Our Constitution guarantees that each state of the union provide a republican form of government.
Does that mean that all that is prohibited is . . . monarchy?
One very common form of modern governance is deeply anti-republican, requiring — at the very least — strict regulation to prevent it from usurping our form of government. And what is this dangerous variety? The kind an economist defined centuries ago: “We have an illness in France which bids fair to play havoc with us; this illness is called bureaumania.” He called it “government by desk,” or, “bureaucratie.”
You might think I’m about to launch into another attack upon the Deep State, perhaps in relation to the ongoing coup-by-desk of the Trump Presidency.
But no. Let us turn to the other Washington, the one with the capital named Olympia.
In that hotbed of politics-as-usual, the city government printed out and mailed — on the public dime — a pamphlet entreating voters to vote against I-976, a state-wide initiative that had been advanced onto the ballot by Tim Eyman* and hundreds of thousands of voter signatures.
Even if it had been a broadside for the initiative this would have been very, very bad.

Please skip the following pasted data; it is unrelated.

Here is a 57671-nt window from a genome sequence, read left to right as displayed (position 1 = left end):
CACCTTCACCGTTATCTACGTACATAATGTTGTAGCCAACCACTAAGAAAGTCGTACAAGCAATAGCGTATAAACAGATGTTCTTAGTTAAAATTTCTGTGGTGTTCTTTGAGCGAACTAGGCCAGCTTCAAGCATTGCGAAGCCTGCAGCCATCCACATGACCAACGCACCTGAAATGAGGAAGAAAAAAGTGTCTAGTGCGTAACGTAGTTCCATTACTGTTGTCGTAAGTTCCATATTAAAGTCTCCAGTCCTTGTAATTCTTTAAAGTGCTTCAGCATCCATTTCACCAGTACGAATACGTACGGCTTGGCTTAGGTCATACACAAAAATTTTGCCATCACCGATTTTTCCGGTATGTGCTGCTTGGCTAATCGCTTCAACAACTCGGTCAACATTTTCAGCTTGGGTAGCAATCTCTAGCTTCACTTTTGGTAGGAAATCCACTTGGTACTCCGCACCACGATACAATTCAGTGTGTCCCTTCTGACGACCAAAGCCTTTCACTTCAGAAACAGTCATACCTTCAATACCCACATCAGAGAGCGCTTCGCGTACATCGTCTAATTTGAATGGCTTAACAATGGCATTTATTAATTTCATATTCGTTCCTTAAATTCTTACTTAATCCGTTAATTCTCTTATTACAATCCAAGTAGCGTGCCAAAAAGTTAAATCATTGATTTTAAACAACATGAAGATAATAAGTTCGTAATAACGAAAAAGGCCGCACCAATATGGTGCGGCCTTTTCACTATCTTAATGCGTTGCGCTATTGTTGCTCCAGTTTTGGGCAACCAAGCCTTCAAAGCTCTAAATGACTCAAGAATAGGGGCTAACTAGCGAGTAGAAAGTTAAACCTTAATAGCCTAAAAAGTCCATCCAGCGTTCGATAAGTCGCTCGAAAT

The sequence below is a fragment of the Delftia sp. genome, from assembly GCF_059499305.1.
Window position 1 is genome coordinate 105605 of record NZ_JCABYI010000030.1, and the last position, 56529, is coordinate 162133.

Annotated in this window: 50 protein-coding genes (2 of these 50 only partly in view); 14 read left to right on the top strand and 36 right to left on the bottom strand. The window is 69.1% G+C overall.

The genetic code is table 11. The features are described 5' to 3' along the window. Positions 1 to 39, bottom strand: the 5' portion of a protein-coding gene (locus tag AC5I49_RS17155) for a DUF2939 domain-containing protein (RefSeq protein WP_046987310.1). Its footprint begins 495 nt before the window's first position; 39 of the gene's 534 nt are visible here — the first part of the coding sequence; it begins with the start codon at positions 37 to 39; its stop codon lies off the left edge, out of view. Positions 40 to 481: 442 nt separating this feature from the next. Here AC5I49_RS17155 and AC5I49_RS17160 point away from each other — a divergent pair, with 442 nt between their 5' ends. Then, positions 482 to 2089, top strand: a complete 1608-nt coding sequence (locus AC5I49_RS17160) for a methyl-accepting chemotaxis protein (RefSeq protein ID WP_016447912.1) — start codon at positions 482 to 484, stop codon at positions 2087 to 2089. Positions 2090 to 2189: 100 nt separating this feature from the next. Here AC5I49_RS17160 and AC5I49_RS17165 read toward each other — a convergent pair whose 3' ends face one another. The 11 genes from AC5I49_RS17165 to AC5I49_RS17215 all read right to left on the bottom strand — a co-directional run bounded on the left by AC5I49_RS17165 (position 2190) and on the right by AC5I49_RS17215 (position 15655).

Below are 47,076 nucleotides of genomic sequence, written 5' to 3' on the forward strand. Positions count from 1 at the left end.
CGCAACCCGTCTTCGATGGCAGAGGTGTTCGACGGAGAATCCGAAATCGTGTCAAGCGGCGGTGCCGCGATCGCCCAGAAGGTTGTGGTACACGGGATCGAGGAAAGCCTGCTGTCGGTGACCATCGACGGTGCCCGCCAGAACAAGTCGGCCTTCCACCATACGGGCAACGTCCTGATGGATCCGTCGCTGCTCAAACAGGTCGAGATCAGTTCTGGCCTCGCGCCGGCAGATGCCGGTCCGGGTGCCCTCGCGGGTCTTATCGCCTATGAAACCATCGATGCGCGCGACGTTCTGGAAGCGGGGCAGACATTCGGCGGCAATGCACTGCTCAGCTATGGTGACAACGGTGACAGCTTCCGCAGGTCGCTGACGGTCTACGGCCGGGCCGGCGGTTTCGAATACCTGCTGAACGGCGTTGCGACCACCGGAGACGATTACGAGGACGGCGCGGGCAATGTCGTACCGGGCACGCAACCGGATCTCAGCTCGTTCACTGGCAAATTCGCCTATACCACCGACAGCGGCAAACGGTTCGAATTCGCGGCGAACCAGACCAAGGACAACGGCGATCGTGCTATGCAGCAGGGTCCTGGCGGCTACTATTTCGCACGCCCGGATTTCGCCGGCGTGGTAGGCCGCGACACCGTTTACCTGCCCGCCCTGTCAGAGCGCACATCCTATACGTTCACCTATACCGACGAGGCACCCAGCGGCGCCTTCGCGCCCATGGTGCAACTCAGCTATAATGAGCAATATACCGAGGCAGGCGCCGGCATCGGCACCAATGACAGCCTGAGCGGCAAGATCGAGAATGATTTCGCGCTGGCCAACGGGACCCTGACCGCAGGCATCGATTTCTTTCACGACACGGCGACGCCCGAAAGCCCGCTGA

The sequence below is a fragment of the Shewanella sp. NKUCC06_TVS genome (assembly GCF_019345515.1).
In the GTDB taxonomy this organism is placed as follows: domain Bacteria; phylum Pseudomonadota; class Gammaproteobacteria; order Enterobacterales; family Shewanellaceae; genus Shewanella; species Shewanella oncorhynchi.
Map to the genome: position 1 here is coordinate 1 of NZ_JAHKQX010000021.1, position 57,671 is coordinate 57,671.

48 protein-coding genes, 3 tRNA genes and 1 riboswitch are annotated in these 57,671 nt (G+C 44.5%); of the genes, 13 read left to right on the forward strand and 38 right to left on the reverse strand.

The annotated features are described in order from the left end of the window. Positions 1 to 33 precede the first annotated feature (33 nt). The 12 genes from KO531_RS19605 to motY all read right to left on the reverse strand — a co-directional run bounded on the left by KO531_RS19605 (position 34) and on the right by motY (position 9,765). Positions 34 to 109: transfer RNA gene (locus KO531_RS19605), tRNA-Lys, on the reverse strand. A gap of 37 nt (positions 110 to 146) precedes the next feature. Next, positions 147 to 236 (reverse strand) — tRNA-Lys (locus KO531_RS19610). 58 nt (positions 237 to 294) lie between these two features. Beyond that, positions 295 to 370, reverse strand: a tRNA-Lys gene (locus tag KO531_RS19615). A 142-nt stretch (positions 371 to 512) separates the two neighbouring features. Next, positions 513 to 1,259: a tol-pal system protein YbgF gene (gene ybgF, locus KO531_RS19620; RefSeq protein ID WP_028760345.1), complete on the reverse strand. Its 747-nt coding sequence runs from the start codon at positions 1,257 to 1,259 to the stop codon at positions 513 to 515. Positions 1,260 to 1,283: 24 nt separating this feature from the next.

In republics, those who inhabit public desks must not be allowed to hijack election campaigns from those who are, ultimately, in charge: the citizens.
And in Washington State by law: RCW 42.17A.555 broadly and strictly prohibits using public resources for campaigning.
Apparently, public servants in the Evergreen State (as elsewhere) do not see that they themselves can corrupt our form of government.
Which makes this government-printed pamphlet a very serious breach of law indeed.
This is Common Sense. I’m Paul Jacob.
* You may remember me talking about Eyman before — often. I have called him the most effective limited-government activist in these United States. And it is from Eyman himself that I learned of this story.